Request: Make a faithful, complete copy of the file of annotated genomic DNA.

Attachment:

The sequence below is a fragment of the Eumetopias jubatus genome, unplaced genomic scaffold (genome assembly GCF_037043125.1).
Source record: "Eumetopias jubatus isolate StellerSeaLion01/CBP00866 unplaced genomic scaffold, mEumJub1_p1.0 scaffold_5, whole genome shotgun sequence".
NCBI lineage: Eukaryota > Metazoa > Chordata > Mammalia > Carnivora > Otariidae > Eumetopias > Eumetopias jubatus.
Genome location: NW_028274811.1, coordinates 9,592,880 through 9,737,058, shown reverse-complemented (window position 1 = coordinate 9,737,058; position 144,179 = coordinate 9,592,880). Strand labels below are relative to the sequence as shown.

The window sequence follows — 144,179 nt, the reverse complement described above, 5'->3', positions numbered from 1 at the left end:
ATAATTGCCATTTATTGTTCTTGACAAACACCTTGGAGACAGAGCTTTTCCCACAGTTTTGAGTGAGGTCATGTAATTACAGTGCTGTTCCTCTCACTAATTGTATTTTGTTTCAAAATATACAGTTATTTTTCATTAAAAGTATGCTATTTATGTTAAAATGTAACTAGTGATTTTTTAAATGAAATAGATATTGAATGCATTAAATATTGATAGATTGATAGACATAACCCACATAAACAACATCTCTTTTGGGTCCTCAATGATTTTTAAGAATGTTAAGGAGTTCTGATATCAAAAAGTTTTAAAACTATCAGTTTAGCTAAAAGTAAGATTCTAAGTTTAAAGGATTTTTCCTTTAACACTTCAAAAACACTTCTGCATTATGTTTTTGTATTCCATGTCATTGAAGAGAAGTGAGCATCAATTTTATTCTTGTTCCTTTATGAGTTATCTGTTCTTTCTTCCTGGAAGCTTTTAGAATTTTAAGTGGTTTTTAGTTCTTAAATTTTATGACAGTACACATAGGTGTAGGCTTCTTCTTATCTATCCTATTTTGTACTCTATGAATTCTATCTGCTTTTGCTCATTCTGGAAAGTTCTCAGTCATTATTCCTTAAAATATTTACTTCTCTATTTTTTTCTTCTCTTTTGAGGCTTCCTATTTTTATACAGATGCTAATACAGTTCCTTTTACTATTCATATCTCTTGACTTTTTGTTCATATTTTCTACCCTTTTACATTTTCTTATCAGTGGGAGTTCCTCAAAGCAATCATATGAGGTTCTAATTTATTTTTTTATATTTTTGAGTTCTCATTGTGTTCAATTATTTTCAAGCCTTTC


The sequence below is a fragment of the Eumetopias jubatus genome, unplaced genomic scaffold (genome assembly GCF_037043125.1).
Source record: "Eumetopias jubatus isolate StellerSeaLion01/CBP00866 unplaced genomic scaffold, mEumJub1_p1.0 scaffold_5, whole genome shotgun sequence".
NCBI lineage: Eukaryota > Metazoa > Chordata > Mammalia > Carnivora > Otariidae > Eumetopias > Eumetopias jubatus.
Genome location: NW_028274811.1, coordinates 9,592,880 through 9,737,058, shown reverse-complemented (window position 1 = coordinate 9,737,058; position 144,179 = coordinate 9,592,880). Strand labels below are relative to the sequence as shown.

The window sequence follows — 144,179 nt, the reverse complement described above, 5'->3', positions numbered from 1 at the left end:
ATAATTGCCATTTATTGTTCTTGACAAACACCTTGGAGACAGAGCTTTTCCCACAGTTTTGAGTGAGGTCATGTAATTACAGTGCTGTTCCTCTCACTAATTGTATTTTGTTTCAAAATATACAGTTATTTTTCATTAAAAGTATGCTATTTATGTTAAAATGTAACTAGTGATTTTTTAAATGAAATAGATATTGAATGCATTAAATATTGATAGATTGATAGACATAACCCACATAAACAACATCTCTTTTGGGTCCTCAATGATTTTTAAGAATGTTAAGGAGTTCTGATATCAAAAAGTTTTAAAACTATCAGTTTAGCTAAAAGTAAGATTCTAAGTTTAAAGGATTTTTCCTTTAACACTTCAAAAACACTTCTGCATTATGTTTTTGTATTCCATGTCATTGAAGAGAAGTGAGCATCAATTTTATTCTTGTTCCTTTATGAGTTATCTGTTCTTTCTTCCTGGAAGCTTTTAGAATTTTAAGTGGTTTTTAGTTCTTAAATTTTATGACAGTACACATAGGTGTAGGCTTCTTCTTATCTATCCTATTTTGTACTCTATGAATTCTATCTGCTTTTGCTCATTCTGGAAAGTTCTCAGTCATTATTCCTTAAAATATTTACTTCTCTATTTTTTTCTTCTCTTTTGAGGCTTCCTATTTTTATACAGATGCTAATACAGTTCCTTTTACTATTCATATCTCTTGACTTTTTGTTCATATTTTCTACCCTTTTACATTTTCTTATCAGTGGGAGTTCCTCAAAGCAATCATATGAGGTTCTAATTTATTTTTTTATATTTTTGAGTTCTCATTGTGTTCAATTATTTTCAAGCCTTTC